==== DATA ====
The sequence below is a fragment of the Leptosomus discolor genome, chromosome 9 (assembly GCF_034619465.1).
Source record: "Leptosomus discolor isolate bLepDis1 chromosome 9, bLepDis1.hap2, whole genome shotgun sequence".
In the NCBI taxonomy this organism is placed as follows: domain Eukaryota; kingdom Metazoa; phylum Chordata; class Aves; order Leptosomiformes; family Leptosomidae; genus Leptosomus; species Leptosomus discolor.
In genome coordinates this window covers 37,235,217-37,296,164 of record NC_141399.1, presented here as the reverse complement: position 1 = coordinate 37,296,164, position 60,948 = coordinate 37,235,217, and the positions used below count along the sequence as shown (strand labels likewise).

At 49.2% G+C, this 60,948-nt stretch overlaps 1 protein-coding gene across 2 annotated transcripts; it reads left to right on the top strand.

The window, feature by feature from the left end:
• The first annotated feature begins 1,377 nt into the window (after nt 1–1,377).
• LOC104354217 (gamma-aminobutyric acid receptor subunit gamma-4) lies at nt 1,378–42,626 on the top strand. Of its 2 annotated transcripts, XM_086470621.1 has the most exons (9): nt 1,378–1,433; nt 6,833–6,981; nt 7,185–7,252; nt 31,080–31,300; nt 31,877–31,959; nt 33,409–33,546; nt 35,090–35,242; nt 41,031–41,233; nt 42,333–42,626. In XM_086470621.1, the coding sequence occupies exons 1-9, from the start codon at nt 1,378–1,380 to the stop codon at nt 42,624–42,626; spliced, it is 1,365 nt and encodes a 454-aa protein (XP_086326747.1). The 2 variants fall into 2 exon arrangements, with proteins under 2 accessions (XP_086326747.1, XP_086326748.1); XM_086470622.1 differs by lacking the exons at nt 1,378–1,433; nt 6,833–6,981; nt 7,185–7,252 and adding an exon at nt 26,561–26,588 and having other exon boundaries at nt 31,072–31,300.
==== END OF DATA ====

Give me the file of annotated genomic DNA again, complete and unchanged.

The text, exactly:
The sequence below is a fragment of the Leptosomus discolor genome, chromosome 9 (assembly GCF_034619465.1).
Source record: "Leptosomus discolor isolate bLepDis1 chromosome 9, bLepDis1.hap2, whole genome shotgun sequence".
In the NCBI taxonomy this organism is placed as follows: domain Eukaryota; kingdom Metazoa; phylum Chordata; class Aves; order Leptosomiformes; family Leptosomidae; genus Leptosomus; species Leptosomus discolor.
In genome coordinates this window covers 37,235,217-37,296,164 of record NC_141399.1, presented here as the reverse complement: position 1 = coordinate 37,296,164, position 60,948 = coordinate 37,235,217, and the positions used below count along the sequence as shown (strand labels likewise).

At 49.2% G+C, this 60,948-nt stretch overlaps 1 protein-coding gene across 2 annotated transcripts; it reads left to right on the top strand.

The window, feature by feature from the left end:
• The first annotated feature begins 1,377 nt into the window (after nt 1–1,377).
• LOC104354217 (gamma-aminobutyric acid receptor subunit gamma-4) lies at nt 1,378–42,626 on the top strand. Of its 2 annotated transcripts, XM_086470621.1 has the most exons (9): nt 1,378–1,433; nt 6,833–6,981; nt 7,185–7,252; nt 31,080–31,300; nt 31,877–31,959; nt 33,409–33,546; nt 35,090–35,242; nt 41,031–41,233; nt 42,333–42,626. In XM_086470621.1, the coding sequence occupies exons 1-9, from the start codon at nt 1,378–1,380 to the stop codon at nt 42,624–42,626; spliced, it is 1,365 nt and encodes a 454-aa protein (XP_086326747.1). The 2 variants fall into 2 exon arrangements, with proteins under 2 accessions (XP_086326747.1, XP_086326748.1); XM_086470622.1 differs by lacking the exons at nt 1,378–1,433; nt 6,833–6,981; nt 7,185–7,252 and adding an exon at nt 26,561–26,588 and having other exon boundaries at nt 31,072–31,300.